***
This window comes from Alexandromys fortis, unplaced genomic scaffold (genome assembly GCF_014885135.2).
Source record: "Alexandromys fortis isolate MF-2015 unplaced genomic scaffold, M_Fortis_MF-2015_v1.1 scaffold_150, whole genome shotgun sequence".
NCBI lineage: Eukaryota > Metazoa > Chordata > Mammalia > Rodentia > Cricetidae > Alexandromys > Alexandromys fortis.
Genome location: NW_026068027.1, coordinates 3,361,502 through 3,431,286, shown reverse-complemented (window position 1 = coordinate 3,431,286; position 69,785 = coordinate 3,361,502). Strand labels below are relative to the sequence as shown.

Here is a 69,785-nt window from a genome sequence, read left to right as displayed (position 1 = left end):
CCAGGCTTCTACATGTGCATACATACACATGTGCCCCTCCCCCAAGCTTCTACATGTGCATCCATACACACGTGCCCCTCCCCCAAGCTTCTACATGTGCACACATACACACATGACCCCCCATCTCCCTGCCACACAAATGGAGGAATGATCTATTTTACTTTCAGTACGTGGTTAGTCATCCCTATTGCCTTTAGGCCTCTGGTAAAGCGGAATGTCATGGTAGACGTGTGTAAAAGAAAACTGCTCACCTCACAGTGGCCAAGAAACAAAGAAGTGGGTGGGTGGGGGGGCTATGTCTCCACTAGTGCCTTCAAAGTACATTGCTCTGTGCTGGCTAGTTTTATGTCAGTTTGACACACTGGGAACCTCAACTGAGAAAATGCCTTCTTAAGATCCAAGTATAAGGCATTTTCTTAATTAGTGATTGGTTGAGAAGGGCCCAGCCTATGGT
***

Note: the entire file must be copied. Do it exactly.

This window comes from Alexandromys fortis, unplaced genomic scaffold (genome assembly GCF_014885135.2).
Source record: "Alexandromys fortis isolate MF-2015 unplaced genomic scaffold, M_Fortis_MF-2015_v1.1 scaffold_150, whole genome shotgun sequence".
NCBI lineage: Eukaryota > Metazoa > Chordata > Mammalia > Rodentia > Cricetidae > Alexandromys > Alexandromys fortis.
Genome location: NW_026068027.1, coordinates 3,361,502 through 3,431,286, shown reverse-complemented (window position 1 = coordinate 3,431,286; position 69,785 = coordinate 3,361,502). Strand labels below are relative to the sequence as shown.

Here is a 69,785-nt window from a genome sequence, read left to right as displayed (position 1 = left end):
CCAGGCTTCTACATGTGCATACATACACATGTGCCCCTCCCCCAAGCTTCTACATGTGCATCCATACACACGTGCCCCTCCCCCAAGCTTCTACATGTGCACACATACACACATGACCCCCCATCTCCCTGCCACACAAATGGAGGAATGATCTATTTTACTTTCAGTACGTGGTTAGTCATCCCTATTGCCTTTAGGCCTCTGGTAAAGCGGAATGTCATGGTAGACGTGTGTAAAAGAAAACTGCTCACCTCACAGTGGCCAAGAAACAAAGAAGTGGGTGGGTGGGGGGGCTATGTCTCCACTAGTGCCTTCAAAGTACATTGCTCTGTGCTGGCTAGTTTTATGTCAGTTTGACACACTGGGAACCTCAACTGAGAAAATGCCTTCTTAAGATCCAAGTATAAGGCATTTTCTTAATTAGTGATTGGTTGAGAAGGGCCCAGCCTATGGT